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Counselor: Manning's history showed self-harm risk

Published on NewsOK Modified: December 2, 2012 at 7:41 pm •  Published: December 2, 2012
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"I would consider it, but I would always consider it with care, sir," he told Coombs.

Blenis, who spent more time with Manning, said Manning chose not to speak most of the time except for short, yes-or-no answers. He said Manning spurned his offers to play chess or work brain teasers by arrogantly responding, "They're a little below my level."

"I've got a person not communicating with me that's sitting in his cell, not doing anything," Blenis said.

He said he supported the brig commander's decision in March 2011 to strip Manning of all clothing at night and place him on suicide watch after Manning told another staffer that if he really wanted to kill himself, he could use the elastic waistband on his underwear.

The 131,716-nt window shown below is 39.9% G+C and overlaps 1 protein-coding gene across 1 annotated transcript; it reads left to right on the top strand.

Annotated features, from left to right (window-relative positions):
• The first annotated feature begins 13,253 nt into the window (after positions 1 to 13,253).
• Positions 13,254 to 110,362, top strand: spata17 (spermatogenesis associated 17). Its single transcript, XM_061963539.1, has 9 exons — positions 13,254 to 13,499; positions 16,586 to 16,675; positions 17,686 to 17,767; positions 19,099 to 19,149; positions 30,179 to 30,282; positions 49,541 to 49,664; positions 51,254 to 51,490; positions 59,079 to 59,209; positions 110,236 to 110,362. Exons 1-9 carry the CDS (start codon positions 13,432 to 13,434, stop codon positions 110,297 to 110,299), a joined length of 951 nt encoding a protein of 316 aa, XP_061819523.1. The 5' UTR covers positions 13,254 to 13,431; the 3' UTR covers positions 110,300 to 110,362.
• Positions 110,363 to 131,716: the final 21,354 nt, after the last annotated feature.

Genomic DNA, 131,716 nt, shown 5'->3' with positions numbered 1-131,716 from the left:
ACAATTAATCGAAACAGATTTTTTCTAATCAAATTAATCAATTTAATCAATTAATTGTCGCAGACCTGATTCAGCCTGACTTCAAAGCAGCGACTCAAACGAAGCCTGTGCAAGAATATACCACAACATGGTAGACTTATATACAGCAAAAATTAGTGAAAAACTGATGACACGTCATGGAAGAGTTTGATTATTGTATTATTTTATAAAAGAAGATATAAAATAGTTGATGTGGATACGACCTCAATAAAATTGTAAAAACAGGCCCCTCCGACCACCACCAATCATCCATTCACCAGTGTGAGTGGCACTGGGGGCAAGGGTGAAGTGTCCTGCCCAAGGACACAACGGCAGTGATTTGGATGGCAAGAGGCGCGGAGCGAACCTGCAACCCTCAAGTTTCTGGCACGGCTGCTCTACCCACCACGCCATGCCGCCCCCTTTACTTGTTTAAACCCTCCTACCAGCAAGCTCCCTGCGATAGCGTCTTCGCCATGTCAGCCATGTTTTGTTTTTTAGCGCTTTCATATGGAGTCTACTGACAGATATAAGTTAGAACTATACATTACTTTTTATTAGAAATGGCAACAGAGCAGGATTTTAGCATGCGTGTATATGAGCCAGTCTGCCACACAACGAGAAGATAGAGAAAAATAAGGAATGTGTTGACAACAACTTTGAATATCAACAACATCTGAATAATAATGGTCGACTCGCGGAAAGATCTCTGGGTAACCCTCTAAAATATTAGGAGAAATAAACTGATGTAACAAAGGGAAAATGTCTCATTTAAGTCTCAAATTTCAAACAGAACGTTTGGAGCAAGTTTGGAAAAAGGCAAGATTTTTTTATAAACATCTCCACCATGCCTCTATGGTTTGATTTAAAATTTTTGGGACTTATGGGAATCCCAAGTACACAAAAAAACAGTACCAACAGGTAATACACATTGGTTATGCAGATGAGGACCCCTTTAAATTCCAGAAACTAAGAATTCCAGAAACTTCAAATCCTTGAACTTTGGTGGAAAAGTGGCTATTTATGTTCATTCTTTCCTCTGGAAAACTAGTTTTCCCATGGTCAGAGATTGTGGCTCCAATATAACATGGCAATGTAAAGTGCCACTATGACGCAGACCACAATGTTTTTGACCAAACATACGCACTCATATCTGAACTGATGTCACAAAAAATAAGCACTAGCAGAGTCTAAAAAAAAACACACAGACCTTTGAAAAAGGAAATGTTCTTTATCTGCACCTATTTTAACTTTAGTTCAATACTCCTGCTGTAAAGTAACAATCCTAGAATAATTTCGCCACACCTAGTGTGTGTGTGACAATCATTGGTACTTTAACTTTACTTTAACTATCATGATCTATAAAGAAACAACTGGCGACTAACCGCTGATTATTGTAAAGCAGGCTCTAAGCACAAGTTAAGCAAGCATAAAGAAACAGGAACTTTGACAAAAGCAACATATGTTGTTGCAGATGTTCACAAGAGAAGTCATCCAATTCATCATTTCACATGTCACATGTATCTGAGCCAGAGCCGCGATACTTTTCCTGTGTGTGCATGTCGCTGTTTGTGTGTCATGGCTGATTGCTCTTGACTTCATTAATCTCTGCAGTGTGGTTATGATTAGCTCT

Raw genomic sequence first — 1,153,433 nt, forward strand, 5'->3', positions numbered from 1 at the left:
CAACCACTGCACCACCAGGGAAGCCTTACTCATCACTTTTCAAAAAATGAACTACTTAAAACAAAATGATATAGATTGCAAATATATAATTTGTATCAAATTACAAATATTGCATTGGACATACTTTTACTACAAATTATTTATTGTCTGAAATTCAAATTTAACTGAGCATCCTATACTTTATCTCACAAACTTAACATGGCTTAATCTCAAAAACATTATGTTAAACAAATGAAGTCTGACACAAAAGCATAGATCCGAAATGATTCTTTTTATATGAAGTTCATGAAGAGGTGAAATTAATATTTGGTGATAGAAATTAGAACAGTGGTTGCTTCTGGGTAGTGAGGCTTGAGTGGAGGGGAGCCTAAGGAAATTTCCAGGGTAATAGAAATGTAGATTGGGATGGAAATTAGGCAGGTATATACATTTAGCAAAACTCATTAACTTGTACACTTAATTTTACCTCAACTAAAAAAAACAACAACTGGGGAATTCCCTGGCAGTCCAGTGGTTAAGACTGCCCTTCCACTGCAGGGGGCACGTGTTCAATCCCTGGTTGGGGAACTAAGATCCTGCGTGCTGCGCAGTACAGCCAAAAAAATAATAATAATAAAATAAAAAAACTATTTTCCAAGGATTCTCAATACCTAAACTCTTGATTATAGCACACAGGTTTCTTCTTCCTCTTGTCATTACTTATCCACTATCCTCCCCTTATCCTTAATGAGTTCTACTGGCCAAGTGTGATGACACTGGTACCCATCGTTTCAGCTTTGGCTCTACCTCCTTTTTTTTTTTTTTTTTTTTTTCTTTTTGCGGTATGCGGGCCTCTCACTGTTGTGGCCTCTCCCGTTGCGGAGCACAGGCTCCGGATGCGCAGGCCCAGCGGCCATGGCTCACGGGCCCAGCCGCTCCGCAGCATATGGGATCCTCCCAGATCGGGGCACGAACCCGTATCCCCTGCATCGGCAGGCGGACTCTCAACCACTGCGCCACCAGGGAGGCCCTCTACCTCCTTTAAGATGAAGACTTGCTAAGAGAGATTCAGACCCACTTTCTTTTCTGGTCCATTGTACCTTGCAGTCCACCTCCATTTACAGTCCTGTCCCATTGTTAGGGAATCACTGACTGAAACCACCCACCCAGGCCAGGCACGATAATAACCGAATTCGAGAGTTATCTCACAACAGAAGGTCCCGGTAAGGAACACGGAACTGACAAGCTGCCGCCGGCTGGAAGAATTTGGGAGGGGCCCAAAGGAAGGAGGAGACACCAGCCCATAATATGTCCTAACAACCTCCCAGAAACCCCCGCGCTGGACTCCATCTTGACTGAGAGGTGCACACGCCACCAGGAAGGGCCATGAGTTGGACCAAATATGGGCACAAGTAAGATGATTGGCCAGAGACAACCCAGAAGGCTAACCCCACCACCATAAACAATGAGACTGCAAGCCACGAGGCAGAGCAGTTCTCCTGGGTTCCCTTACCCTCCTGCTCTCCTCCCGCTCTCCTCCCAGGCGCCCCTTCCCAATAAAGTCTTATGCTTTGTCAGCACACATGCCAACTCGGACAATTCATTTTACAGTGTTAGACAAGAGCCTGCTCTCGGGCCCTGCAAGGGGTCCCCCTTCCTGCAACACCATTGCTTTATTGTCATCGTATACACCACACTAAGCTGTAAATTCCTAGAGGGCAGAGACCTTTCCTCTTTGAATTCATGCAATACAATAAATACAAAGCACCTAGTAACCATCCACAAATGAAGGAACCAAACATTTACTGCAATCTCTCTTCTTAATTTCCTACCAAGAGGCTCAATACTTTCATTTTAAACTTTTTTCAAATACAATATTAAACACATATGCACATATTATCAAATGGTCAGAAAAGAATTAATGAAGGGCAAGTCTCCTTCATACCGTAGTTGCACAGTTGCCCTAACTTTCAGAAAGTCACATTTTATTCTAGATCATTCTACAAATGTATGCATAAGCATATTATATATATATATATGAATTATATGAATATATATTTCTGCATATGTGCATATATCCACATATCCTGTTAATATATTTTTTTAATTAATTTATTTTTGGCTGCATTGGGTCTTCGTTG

"If someone tells me they're going to shoot themselves in the face, I'm not going to give them a gun," Blenis said.

Later Sunday, the defense showed an approximately 12-minute video clip of Blenis talking with Manning through the bars of his cell about the detainee's frustration with his situation in January 2011.

"Every day that passes by I'm getting increasingly frustrated," Manning told him.

Manning was moved in April 2011 to pretrial confinement at Fort Leavenworth, Kan. He's been held there in medium custody since then.

Earlier Sunday, the military judge said Manning's trial, previously set to begin Feb. 4, would be pushed back to sometime in March due to lengthy pretrial proceedings.

Manning is charged with 22 offenses, including aiding the enemy, which carries a maximum penalty of life in prison.